“The banjo player took a hike” — Ian Gillan
When Blackmore quit Purple for the second time, I had written the band off. I wasn’t too keen on the previous studio record The Battle Rages On, and what is Purple without the man in black? I didn’t want to hear a hack Deep Purple, struggling on to pay the bills with some sub-Blackmore player. The first time he left, it shattered the band and they were unable to continue past one record with Tommy Bolin. Then I started reading reviews of live shows with Steve Morse on guitar. Steve Morse? What the hell was that going to sound like? Morse and Ritchie Blackmore — it is hard to imagine two electric guitar players who sound less alike. (Joe Satriani was also briefly in the band to help them finish up touring commitments. Bootlegs of shows with Satriani are well worth checking out.)
When Purple finally released their new studio album Purpendicular, I had to buy it on import. It didn’t even have a North American release. When it was released officially in the US, an extra bonus track was added, so I tracked that down and bought it too. That is how much I really love this record. It had a huge impact on me musically in the mid to late 90’s, and when I saw Purple on this tour, they were smoking!
Kicking off with some of that patented Morse shredding, the oddly titled “Vavoom: Ted The Mechanic” kicks you in the teeth and won’t let go. This was, according to Gillan, done on purpose. It was a statement: “Here is our new guitar player, bitches.” Ian’s lyrics, ranging from bizarre to absurd and back again, are at their absolute peak on this album. (Check out “Somebody Stole My Guitar”.) Clearly, when the man had been freed of Blackmore’s shackles, he had been creatively revitalized. That probably followed in turn for each of the members.
The second track is the melancholy, bass-driven “Loosen My Strings”, a song which wouldn’t sound out of place on Slaves and Masters. From there, the album goes from strength to strength: The powerful progressive epic “Sometimes I Feel Like Screaming” (probably the best track on the album) to the bright and positive “A Touch Away”. Every song is backed by Morse’s unmistakable picking, miles away from Blackmore’s style of riffing, or medieval tendencies. That is not an attack against Blackmore, but sometimes a quality change can be refreshing. Morse utilizes pinch harmonics frequently on this album, which is a new sound for Deep Purple. He also utilizes long sustained notes with wide vibrato, a classic Steve Morse sound.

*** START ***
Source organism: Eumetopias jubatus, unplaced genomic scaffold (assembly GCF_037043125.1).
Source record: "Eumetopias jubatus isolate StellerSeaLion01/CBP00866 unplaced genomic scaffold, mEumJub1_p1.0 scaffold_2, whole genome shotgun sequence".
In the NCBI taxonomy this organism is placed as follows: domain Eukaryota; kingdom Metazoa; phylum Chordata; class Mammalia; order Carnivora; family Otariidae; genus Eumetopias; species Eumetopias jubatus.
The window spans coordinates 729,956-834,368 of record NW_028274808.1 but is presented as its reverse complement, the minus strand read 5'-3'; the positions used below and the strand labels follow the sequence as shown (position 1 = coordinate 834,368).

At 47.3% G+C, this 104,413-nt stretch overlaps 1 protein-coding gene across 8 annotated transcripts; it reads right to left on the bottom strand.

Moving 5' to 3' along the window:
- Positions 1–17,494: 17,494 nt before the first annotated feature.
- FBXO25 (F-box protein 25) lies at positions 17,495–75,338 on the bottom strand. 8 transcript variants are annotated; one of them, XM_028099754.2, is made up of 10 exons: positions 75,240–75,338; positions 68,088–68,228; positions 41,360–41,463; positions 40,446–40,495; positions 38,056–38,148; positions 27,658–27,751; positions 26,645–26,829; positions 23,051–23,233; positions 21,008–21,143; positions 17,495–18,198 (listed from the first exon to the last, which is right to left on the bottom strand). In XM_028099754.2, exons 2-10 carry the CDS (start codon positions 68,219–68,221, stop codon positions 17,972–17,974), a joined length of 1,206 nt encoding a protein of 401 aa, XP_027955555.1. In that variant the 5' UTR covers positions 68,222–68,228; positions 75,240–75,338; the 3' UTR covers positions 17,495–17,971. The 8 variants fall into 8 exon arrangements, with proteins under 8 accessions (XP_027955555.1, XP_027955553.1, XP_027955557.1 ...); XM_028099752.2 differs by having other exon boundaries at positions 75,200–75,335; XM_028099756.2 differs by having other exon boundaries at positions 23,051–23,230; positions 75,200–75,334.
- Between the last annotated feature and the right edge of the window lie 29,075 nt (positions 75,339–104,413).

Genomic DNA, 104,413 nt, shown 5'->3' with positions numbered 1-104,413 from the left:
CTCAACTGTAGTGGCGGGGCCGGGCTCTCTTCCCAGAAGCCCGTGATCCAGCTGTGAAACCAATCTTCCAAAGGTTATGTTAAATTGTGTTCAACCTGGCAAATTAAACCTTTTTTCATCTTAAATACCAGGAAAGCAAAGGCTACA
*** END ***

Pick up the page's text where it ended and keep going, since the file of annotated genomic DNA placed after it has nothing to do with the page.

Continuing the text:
There are very few weak songs on Purpendicular. The plodding “Soon Forgotten” can be skipped. Not all the songs are immediate. Some of them are complex arrangements designed to take a little effort to penetrate. This album must be played a couple times for it to sink in. But when it does, stand back and prepare to be blown away. I wouldn’t want to miss “The Aviator”, a rare acoustic Purple tune. Morse lends it a celtic feel. For folks who prefer the 70’s jamming Deep Purple, check into “Rosa’s Cantina” and give a shout-out to “Hey Cisco”. And if you like it a little more straightforward and rocking, you may prefer catchy rockers like “Somebody Stole My Guitar” and “I’m Not Your Lover Now”.
I mentioned that I re-bought this album for a US bonus track. “Don’t Hold Your Breath” is a bright upbeat rock song, and worth tracking down. It’s not necessarily an album highlight, but why do without? Jon Lord’s organ sounds on this one are particularly enticing.
There was also one outtake from this album, a silly little jam/band intro called “Dick Pimple”. This was put out on a fanclub-only release, and later reissued on Ian Gillan & Tony Iommi’s compilation CD WhoCares. It’s a 10 minute track, giving the fans a rare chance to hear Purple with Morse jam just for shits & giggles. Because it’s Deep Purple, it is a quality jam, and completely unlike anything on Purpendicular.
Purpendicular was a vital record for Deep Purple. If they had blown it, that would have been it. They couldn’t have continued with any credibility if it didn’t kill. Fortunately it did. I am pleased to report that despite the tragic death of Jon Lord, Deep Purple has managed four more great records since, all with Steve Morse on guitar.